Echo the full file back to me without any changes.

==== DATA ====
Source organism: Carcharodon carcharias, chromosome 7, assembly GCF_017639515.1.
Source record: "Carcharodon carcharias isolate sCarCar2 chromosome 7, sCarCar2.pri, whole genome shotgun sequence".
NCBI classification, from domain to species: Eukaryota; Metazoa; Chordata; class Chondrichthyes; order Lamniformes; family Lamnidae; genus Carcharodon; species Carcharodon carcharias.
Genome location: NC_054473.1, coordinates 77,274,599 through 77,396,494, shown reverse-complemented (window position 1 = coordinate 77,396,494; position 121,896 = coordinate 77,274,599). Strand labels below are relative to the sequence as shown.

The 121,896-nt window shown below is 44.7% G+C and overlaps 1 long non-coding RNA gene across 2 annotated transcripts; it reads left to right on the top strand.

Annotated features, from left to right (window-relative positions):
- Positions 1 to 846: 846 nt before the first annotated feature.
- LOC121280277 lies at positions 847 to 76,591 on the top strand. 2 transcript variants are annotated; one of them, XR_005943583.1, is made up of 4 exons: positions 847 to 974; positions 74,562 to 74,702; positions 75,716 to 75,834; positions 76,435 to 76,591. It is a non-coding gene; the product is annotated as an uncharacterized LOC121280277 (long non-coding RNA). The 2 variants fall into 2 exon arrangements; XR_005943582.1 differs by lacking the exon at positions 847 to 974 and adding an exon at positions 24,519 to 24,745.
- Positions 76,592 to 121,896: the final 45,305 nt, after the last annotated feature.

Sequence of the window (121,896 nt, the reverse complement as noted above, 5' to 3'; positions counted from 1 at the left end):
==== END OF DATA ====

Source organism: Carcharodon carcharias, chromosome 7, assembly GCF_017639515.1.
Source record: "Carcharodon carcharias isolate sCarCar2 chromosome 7, sCarCar2.pri, whole genome shotgun sequence".
NCBI classification, from domain to species: Eukaryota; Metazoa; Chordata; class Chondrichthyes; order Lamniformes; family Lamnidae; genus Carcharodon; species Carcharodon carcharias.
Genome location: NC_054473.1, coordinates 77,274,599 through 77,396,494, shown reverse-complemented (window position 1 = coordinate 77,396,494; position 121,896 = coordinate 77,274,599). Strand labels below are relative to the sequence as shown.

The 121,896-nt window shown below is 44.7% G+C and overlaps 1 long non-coding RNA gene across 2 annotated transcripts; it reads left to right on the top strand.

Annotated features, from left to right (window-relative positions):
- Positions 1 to 846: 846 nt before the first annotated feature.
- LOC121280277 lies at positions 847 to 76,591 on the top strand. 2 transcript variants are annotated; one of them, XR_005943583.1, is made up of 4 exons: positions 847 to 974; positions 74,562 to 74,702; positions 75,716 to 75,834; positions 76,435 to 76,591. It is a non-coding gene; the product is annotated as an uncharacterized LOC121280277 (long non-coding RNA). The 2 variants fall into 2 exon arrangements; XR_005943582.1 differs by lacking the exon at positions 847 to 974 and adding an exon at positions 24,519 to 24,745.
- Positions 76,592 to 121,896: the final 45,305 nt, after the last annotated feature.

Sequence of the window (121,896 nt, the reverse complement as noted above, 5' to 3'; positions counted from 1 at the left end):